Thunder Bay

Drone near northwestern Ontario forest fire prompts warning

Drone operators in northwestern Ontario are being reminded that flying the unmanned vehicles too close to a forest fire is not only dangerous, it's illegal.

Fines for offenders can be in the thousands of dollars, Ministry of Natural Resources and Forestry says

As the 2018 forest fire season starts, wildfire officials are warning people that the blazes are no-drone zones. (Ministry of Natural Resources and Forestry)

Drone operators in northwestern Ontario are being reminded that flying the unmanned vehicles too close to a forest fire is not only dangerous, it's illegal.

The warning from the Ministry of Natural Resources and Forestry's fire information office comes after a drone reportedly flew near a forest fire this year in the Fort Frances area, officials said.

"There is the issue, of course, of a mid-air collision, a drone could strike aircraft flying over the fire which is why these regulations were put in place," said Jonathan Scott, a fire information officer based out of Dryden, adding that drones cannot fly within nine kilometres of a fire.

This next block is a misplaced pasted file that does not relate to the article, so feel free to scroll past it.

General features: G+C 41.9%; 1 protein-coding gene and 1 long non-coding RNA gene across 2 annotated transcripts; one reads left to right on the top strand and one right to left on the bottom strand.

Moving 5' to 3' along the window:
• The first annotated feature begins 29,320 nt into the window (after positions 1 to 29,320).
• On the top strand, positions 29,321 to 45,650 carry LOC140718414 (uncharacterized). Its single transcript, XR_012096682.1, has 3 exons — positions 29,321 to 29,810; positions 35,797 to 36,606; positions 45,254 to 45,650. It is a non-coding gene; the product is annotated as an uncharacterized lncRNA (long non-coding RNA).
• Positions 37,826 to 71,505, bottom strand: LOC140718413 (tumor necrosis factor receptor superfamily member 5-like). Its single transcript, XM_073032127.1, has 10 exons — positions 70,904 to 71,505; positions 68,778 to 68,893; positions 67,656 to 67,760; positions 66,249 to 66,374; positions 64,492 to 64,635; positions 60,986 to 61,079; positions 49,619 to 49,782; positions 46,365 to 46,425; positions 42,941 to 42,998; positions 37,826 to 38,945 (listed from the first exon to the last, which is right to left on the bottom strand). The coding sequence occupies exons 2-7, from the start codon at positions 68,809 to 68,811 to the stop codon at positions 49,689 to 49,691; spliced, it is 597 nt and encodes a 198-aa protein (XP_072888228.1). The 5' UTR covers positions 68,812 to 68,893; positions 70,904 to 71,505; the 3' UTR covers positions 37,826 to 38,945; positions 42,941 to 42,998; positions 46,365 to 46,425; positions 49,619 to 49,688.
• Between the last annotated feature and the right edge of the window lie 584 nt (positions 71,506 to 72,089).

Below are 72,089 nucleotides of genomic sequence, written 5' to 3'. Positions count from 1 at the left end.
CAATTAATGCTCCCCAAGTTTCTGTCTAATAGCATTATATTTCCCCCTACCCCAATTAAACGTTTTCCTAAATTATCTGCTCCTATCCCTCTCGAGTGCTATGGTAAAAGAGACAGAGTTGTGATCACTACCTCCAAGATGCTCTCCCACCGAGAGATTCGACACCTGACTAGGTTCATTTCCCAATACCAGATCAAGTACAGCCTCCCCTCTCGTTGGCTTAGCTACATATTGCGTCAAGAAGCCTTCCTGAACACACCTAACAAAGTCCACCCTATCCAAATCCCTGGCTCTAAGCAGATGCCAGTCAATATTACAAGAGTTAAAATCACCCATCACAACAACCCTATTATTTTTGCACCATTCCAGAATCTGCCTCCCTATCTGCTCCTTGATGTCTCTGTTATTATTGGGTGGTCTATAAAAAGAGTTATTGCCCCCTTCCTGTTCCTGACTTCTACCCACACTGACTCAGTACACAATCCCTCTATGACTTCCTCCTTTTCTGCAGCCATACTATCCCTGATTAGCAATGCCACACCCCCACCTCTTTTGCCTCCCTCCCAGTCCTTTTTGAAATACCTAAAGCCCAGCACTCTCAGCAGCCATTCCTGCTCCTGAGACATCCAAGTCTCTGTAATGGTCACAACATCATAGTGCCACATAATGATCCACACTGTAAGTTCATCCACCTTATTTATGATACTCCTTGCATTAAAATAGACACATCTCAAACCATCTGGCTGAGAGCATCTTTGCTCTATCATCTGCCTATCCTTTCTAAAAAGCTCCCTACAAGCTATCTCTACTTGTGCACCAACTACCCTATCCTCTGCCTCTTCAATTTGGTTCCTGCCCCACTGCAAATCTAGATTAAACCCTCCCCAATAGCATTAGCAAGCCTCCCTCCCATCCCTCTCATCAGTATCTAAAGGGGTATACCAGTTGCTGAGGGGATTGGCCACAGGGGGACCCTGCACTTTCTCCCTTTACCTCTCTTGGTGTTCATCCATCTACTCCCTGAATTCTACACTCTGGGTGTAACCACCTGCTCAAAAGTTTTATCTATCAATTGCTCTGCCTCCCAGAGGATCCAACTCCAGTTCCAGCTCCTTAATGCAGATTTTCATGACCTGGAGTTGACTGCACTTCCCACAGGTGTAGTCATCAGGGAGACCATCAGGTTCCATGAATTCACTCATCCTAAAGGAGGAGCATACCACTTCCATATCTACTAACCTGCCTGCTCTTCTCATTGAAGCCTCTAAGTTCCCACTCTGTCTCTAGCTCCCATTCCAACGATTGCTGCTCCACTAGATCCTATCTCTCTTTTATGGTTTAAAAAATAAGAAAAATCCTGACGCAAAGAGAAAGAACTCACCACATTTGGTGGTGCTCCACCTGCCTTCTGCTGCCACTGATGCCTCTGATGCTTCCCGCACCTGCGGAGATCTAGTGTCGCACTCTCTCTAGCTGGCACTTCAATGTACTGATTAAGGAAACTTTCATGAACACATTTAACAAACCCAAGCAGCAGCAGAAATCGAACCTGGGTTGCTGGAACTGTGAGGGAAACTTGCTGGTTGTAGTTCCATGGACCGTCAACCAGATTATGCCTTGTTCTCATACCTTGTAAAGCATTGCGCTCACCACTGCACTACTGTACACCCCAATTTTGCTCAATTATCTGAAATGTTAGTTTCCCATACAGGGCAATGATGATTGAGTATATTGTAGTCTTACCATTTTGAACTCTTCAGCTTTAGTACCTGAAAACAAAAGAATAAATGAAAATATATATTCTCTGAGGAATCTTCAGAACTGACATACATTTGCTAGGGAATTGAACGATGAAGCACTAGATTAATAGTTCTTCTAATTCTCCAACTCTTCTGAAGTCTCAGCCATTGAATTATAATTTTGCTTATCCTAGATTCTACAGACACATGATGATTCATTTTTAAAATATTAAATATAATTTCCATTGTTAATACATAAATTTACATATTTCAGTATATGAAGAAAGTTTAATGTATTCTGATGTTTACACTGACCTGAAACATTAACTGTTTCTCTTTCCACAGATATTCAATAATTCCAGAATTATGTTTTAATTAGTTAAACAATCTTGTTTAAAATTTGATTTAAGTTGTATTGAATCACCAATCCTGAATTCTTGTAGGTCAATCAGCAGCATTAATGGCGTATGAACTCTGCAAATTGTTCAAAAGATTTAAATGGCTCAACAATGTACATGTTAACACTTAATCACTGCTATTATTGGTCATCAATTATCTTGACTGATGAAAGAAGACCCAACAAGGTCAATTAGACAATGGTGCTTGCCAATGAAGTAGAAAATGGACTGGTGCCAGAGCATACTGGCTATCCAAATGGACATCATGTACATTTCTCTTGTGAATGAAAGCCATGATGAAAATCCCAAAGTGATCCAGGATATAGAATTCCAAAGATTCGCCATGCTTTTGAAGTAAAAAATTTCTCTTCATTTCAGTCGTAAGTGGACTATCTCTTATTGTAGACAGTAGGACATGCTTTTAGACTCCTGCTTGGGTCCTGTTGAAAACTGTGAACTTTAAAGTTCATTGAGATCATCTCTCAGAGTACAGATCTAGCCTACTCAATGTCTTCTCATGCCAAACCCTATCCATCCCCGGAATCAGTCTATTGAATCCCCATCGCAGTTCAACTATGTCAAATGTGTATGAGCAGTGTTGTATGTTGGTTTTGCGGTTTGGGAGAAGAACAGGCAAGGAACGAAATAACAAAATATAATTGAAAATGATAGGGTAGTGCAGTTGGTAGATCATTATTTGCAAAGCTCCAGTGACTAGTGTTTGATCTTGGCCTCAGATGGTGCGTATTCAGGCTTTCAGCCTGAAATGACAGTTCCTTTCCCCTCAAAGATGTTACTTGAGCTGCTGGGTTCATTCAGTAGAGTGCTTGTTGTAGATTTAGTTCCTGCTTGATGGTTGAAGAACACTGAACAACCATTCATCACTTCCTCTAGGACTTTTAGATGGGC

"Also, if we do see a drone over a forest fire, for safety precautions, we'd have to pull aircraft off the fire which would have negative repercussions on suppression efforts on the fire."

A number of drone operators themselves blasted such an incident in British Columbia in 2015, after a stray unmanned vehicle grounded a number of aircraft for hours that were fighting a wildfire in the southern interior.

Fortunately, Scott said, the drone near the fire this year didn't cause any problems for aerial fire crews as there were no aircraft assigned to fight the fire. Still, he said, it can be a costly mistake, as offenders can be burned for thousands of dollars in fines.

"We felt the need to notify the public that flying a drone around a forest fire is both dangerous and illegal and it can really jeopardize people working on the fire," Scott said.

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